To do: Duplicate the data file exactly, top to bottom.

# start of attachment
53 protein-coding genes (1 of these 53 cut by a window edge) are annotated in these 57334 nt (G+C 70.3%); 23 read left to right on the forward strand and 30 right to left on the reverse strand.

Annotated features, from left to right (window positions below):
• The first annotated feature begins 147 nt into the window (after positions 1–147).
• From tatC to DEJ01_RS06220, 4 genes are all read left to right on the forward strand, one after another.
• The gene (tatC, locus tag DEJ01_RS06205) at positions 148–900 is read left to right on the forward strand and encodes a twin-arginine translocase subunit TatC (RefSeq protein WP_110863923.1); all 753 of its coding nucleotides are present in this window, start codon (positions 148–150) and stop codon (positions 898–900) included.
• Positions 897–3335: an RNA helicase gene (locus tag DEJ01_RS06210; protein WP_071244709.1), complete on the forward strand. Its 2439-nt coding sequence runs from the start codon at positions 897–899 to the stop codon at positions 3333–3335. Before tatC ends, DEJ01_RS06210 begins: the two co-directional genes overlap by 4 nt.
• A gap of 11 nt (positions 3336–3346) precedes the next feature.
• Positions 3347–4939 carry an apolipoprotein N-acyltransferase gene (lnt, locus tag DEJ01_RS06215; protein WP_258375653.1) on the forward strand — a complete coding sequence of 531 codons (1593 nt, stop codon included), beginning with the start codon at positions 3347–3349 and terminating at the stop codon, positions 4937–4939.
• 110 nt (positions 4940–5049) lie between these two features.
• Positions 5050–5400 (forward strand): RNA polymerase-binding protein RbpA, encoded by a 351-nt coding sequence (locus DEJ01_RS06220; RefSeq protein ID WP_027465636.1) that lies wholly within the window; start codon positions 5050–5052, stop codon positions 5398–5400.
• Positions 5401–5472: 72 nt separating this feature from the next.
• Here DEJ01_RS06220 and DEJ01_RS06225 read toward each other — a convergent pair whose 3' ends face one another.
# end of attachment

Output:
53 protein-coding genes (1 of these 53 cut by a window edge) are annotated in these 57334 nt (G+C 70.3%); 23 read left to right on the forward strand and 30 right to left on the reverse strand.

Annotated features, from left to right (window positions below):
• The first annotated feature begins 147 nt into the window (after positions 1–147).
• From tatC to DEJ01_RS06220, 4 genes are all read left to right on the forward strand, one after another.
• The gene (tatC, locus tag DEJ01_RS06205) at positions 148–900 is read left to right on the forward strand and encodes a twin-arginine translocase subunit TatC (RefSeq protein WP_110863923.1); all 753 of its coding nucleotides are present in this window, start codon (positions 148–150) and stop codon (positions 898–900) included.
• Positions 897–3335: an RNA helicase gene (locus tag DEJ01_RS06210; protein WP_071244709.1), complete on the forward strand. Its 2439-nt coding sequence runs from the start codon at positions 897–899 to the stop codon at positions 3333–3335. Before tatC ends, DEJ01_RS06210 begins: the two co-directional genes overlap by 4 nt.
• A gap of 11 nt (positions 3336–3346) precedes the next feature.
• Positions 3347–4939 carry an apolipoprotein N-acyltransferase gene (lnt, locus tag DEJ01_RS06215; protein WP_258375653.1) on the forward strand — a complete coding sequence of 531 codons (1593 nt, stop codon included), beginning with the start codon at positions 3347–3349 and terminating at the stop codon, positions 4937–4939.
• 110 nt (positions 4940–5049) lie between these two features.
• Positions 5050–5400 (forward strand): RNA polymerase-binding protein RbpA, encoded by a 351-nt coding sequence (locus DEJ01_RS06220; RefSeq protein ID WP_027465636.1) that lies wholly within the window; start codon positions 5050–5052, stop codon positions 5398–5400.
• Positions 5401–5472: 72 nt separating this feature from the next.
• Here DEJ01_RS06220 and DEJ01_RS06225 read toward each other — a convergent pair whose 3' ends face one another.